Craig Elder is a digital strategist at a leading media agency in the UK. He spent four years working for the Conservative Party as its first Head of Social Media.
(CNN) -- Days of introspection and debate -- in both press and parliament -- have inevitably followed the greatest civil unrest this country has seen since the early 1980s. Politicians and journalists seem to understand that the underlying problems are complex and can't be fixed overnight.
Sadly, this cautious approach hasn't extended to their attempts to understand how relatively small numbers of rioters and looters were able to leave police forces across England looking so flat-footed in their response.
For that, the finger of blame was pointed immediately at social media sites like Twitter and Facebook. Blackberry Messenger (BBM) was also implicated. The argument went that it was thanks to these services that the rioters were able to organise themselves so quickly and effectively.
And, on the surface of things, it's a tough argument to defeat. One of the side-effects of the web's ubiquity is an undoubted "acceleration of everything" that has the potential to extend from setting up last-minute drinks to celebrate a friend's birthday to the organisation of criminal activity.
And, as a result, UK Prime Minister David Cameron has announced that the relevant authorities will investigate "whether it would be right to stop people communicating via these websites and services when we know they are plotting violence, disorder and criminality."
So the government's approach is clear: targeted action taken against individuals suspected of criminal behaviour. But it has still drawn fierce criticism from the tech-savvy (who claim the proposal is unworkable) and civil liberty-conscious (who, as ever, fear any regulation of the internet at all).
However, other politicians have been less measured than Cameron. Labour MP David Lammy, whose Tottenham constituency was the first to be affected by the violence, called on Blackberry to close their BBM service until the streets were made safe.
Conservative MP Louise Mensch went even further, suggested an enforced "blackout" of social media sites during future disturbances, arguing that it would stop inaccurate rumours about trouble (in no short supply on the evenings of the riots) spreading online.
But how could removing communications tools from the overwhelming majority of law-abiding citizens in a moment of crisis possibly be the answer? It is exactly this sort of reactionary, ill-thought-out nonsense that we should be on our guard against in the weeks and months ahead.
Politicians in such an apparent rush to regulate social media would also do well to recognise the immense positive contribution made by these sites both during and in the aftermath of the riots, as communities looked for information, reassurance and a positive way to reclaim their streets.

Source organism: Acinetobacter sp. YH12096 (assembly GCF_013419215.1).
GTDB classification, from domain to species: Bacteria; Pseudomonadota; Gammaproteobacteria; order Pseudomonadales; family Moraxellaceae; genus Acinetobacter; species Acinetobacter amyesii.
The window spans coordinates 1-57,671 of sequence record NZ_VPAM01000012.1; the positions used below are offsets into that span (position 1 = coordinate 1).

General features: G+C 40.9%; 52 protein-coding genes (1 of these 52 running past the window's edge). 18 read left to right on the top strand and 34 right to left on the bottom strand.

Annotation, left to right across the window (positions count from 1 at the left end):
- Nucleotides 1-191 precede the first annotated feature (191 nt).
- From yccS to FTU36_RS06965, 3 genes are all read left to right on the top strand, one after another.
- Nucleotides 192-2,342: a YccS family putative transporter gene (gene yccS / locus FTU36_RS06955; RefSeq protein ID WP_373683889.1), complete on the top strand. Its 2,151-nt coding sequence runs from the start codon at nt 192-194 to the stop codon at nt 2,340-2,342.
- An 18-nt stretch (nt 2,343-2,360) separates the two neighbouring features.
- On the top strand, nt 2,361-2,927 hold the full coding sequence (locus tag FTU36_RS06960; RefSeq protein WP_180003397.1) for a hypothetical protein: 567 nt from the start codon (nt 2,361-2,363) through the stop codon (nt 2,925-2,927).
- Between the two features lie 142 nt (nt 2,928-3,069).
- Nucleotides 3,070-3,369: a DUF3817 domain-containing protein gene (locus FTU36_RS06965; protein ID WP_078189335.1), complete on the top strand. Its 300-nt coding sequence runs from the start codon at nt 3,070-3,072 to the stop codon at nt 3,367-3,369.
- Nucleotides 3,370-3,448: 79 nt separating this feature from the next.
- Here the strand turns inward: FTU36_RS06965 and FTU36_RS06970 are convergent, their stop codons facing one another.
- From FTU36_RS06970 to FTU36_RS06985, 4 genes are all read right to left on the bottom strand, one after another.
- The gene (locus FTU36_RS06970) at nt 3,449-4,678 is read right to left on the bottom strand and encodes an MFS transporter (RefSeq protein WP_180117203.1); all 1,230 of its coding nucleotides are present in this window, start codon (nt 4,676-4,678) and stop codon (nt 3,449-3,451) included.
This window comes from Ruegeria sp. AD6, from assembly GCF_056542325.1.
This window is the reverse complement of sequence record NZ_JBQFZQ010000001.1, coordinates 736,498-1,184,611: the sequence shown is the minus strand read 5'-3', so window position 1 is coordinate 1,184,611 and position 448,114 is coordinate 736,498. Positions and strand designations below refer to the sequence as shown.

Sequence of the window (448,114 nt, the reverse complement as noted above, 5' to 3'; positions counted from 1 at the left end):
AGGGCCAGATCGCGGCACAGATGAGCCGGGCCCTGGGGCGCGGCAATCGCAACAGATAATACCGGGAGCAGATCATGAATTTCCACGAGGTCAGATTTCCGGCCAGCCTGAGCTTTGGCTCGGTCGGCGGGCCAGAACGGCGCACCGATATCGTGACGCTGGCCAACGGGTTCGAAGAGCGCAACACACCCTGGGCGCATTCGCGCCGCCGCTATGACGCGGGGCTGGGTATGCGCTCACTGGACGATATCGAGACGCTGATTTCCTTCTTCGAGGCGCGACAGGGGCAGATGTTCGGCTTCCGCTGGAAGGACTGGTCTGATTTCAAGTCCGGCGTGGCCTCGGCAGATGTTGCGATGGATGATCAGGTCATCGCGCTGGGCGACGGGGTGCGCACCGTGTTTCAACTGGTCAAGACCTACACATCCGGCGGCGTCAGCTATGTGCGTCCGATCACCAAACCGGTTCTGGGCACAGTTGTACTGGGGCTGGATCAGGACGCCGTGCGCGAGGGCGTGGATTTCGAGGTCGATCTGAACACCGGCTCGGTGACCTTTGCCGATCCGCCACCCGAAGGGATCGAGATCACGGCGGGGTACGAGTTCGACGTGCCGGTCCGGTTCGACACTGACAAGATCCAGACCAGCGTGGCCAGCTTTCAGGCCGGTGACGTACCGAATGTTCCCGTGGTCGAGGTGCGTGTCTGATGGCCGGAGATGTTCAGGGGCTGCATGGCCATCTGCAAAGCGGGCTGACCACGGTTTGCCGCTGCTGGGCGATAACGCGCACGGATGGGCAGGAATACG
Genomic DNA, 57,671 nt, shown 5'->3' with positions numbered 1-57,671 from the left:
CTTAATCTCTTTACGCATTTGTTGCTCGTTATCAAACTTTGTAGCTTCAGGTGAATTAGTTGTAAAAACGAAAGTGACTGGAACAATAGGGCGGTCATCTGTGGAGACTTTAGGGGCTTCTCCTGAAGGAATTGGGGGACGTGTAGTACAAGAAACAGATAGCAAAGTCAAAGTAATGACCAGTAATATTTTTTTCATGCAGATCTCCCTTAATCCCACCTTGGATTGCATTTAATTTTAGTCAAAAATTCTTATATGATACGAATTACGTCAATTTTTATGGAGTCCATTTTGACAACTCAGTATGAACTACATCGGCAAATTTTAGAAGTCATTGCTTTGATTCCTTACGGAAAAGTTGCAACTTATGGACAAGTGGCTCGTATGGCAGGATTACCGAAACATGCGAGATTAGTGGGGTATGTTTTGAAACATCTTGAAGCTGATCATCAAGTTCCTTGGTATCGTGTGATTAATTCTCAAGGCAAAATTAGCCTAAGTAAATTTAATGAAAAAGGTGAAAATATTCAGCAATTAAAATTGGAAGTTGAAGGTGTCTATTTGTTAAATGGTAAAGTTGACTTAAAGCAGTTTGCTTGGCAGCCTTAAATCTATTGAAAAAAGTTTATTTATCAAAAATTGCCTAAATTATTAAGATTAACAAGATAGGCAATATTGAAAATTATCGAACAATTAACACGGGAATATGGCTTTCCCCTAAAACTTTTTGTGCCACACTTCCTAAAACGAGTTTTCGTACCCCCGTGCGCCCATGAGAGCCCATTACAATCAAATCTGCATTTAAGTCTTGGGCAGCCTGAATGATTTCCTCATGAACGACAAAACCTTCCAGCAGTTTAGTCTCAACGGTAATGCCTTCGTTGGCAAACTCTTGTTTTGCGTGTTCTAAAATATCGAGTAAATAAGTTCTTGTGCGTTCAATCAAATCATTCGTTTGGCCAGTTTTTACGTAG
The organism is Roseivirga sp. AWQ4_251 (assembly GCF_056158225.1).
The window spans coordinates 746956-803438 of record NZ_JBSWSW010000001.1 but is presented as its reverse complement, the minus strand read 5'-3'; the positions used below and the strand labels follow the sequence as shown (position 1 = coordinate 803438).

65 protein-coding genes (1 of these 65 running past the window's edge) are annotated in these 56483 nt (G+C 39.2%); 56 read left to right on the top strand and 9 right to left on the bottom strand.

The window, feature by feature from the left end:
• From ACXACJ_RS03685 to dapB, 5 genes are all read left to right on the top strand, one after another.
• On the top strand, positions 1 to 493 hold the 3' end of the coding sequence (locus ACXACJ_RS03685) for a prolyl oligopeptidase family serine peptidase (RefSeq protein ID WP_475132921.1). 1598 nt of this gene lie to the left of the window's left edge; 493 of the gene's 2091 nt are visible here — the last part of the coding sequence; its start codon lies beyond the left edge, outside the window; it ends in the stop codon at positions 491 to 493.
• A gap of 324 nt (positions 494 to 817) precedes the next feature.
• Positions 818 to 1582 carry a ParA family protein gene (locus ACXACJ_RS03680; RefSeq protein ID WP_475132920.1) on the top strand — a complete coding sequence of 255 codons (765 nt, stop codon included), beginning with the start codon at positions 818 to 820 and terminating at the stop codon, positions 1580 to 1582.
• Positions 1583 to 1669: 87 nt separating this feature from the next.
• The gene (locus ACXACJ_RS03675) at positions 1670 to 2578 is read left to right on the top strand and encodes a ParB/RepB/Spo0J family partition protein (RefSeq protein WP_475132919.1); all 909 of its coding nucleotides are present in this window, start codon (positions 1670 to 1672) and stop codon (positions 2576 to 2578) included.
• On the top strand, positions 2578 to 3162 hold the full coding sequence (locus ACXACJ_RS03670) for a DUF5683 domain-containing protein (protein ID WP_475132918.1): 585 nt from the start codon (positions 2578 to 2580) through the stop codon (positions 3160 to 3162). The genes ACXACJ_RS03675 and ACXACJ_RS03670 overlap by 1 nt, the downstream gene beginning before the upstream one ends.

Indeed, one of the most striking images to appear in the wake of the violence -- that of defiant brooms being held aloft by volunteers attending a Twitter-organised "riot cleanup" in Clapham Junction -- would not even exist were it not for social media.
And anyone who followed the riots live on Twitter will be tell you how terrible a "blackout" would have been -- not least because it was often the fastest way to find out where incidents were taking place. After all, it wasn't just our police who were off the pace: the media also struggled to keep up.
While Ms. Mensch is right to say that rumours were flying around on the nights of the riots, they were massively outweighed by a flood of correct information that helped to keep people informed and, most importantly, safe.
Police forces have also been making full use of social media, posting pictures of suspects on photo sharing sites for quick identification, and using Twitter to report from the courts as sentences are passed, providing followers with the knowledge that action is already being taken against a violent minority.
But one suspects that much of the positive contribution made by social media sites and their community-minded users will be conveniently ignored by those looking to boost their profile by taking aim at a convenient scapegoat.
Let's hope policy can rise above rhetoric, and we don't see law-abiding users of these hugely powerful communication tools -- which have been an overwhelming force for good during some difficult days -- being made to suffer because of the actions of an irresponsible few.